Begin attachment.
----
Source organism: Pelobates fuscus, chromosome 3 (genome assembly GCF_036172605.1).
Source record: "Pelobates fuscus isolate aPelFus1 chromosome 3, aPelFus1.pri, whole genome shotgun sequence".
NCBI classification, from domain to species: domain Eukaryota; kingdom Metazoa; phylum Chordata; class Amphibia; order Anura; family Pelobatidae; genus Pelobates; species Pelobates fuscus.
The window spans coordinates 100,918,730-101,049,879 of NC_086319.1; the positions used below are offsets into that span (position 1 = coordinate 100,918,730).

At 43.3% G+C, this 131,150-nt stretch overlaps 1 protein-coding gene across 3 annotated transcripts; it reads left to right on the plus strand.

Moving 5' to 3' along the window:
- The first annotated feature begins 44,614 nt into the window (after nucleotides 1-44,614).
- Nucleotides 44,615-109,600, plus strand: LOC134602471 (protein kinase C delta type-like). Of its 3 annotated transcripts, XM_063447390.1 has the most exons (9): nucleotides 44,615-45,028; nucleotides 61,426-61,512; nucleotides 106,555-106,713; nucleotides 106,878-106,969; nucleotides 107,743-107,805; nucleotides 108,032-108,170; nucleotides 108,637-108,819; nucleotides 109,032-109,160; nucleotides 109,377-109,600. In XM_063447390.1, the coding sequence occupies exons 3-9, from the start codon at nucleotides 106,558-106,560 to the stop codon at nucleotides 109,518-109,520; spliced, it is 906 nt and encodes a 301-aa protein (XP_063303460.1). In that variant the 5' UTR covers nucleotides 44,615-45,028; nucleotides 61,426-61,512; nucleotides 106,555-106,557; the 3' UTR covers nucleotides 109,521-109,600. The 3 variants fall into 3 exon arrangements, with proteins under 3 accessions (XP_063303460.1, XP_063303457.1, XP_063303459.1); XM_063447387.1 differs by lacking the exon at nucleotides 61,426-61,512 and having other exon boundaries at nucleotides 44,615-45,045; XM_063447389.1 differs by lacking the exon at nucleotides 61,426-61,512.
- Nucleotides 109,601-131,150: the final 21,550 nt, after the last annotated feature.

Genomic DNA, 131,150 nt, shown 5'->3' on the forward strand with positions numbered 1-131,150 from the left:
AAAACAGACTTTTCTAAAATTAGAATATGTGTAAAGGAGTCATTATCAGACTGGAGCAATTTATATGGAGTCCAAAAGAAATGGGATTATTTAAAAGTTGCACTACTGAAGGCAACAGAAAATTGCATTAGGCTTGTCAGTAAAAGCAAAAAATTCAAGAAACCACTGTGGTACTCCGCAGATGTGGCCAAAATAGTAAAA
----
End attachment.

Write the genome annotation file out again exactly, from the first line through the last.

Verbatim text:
Source organism: Pelobates fuscus, chromosome 3 (genome assembly GCF_036172605.1).
Source record: "Pelobates fuscus isolate aPelFus1 chromosome 3, aPelFus1.pri, whole genome shotgun sequence".
NCBI classification, from domain to species: domain Eukaryota; kingdom Metazoa; phylum Chordata; class Amphibia; order Anura; family Pelobatidae; genus Pelobates; species Pelobates fuscus.
The window spans coordinates 100,918,730-101,049,879 of NC_086319.1; the positions used below are offsets into that span (position 1 = coordinate 100,918,730).

At 43.3% G+C, this 131,150-nt stretch overlaps 1 protein-coding gene across 3 annotated transcripts; it reads left to right on the plus strand.

Moving 5' to 3' along the window:
- The first annotated feature begins 44,614 nt into the window (after nucleotides 1-44,614).
- Nucleotides 44,615-109,600, plus strand: LOC134602471 (protein kinase C delta type-like). Of its 3 annotated transcripts, XM_063447390.1 has the most exons (9): nucleotides 44,615-45,028; nucleotides 61,426-61,512; nucleotides 106,555-106,713; nucleotides 106,878-106,969; nucleotides 107,743-107,805; nucleotides 108,032-108,170; nucleotides 108,637-108,819; nucleotides 109,032-109,160; nucleotides 109,377-109,600. In XM_063447390.1, the coding sequence occupies exons 3-9, from the start codon at nucleotides 106,558-106,560 to the stop codon at nucleotides 109,518-109,520; spliced, it is 906 nt and encodes a 301-aa protein (XP_063303460.1). In that variant the 5' UTR covers nucleotides 44,615-45,028; nucleotides 61,426-61,512; nucleotides 106,555-106,557; the 3' UTR covers nucleotides 109,521-109,600. The 3 variants fall into 3 exon arrangements, with proteins under 3 accessions (XP_063303460.1, XP_063303457.1, XP_063303459.1); XM_063447387.1 differs by lacking the exon at nucleotides 61,426-61,512 and having other exon boundaries at nucleotides 44,615-45,045; XM_063447389.1 differs by lacking the exon at nucleotides 61,426-61,512.
- Nucleotides 109,601-131,150: the final 21,550 nt, after the last annotated feature.

Genomic DNA, 131,150 nt, shown 5'->3' on the forward strand with positions numbered 1-131,150 from the left:
AAAACAGACTTTTCTAAAATTAGAATATGTGTAAAGGAGTCATTATCAGACTGGAGCAATTTATATGGAGTCCAAAAGAAATGGGATTATTTAAAAGTTGCACTACTGAAGGCAACAGAAAATTGCATTAGGCTTGTCAGTAAAAGCAAAAAATTCAAGAAACCACTGTGGTACTCCGCAGATGTGGCCAAAATAGTAAAA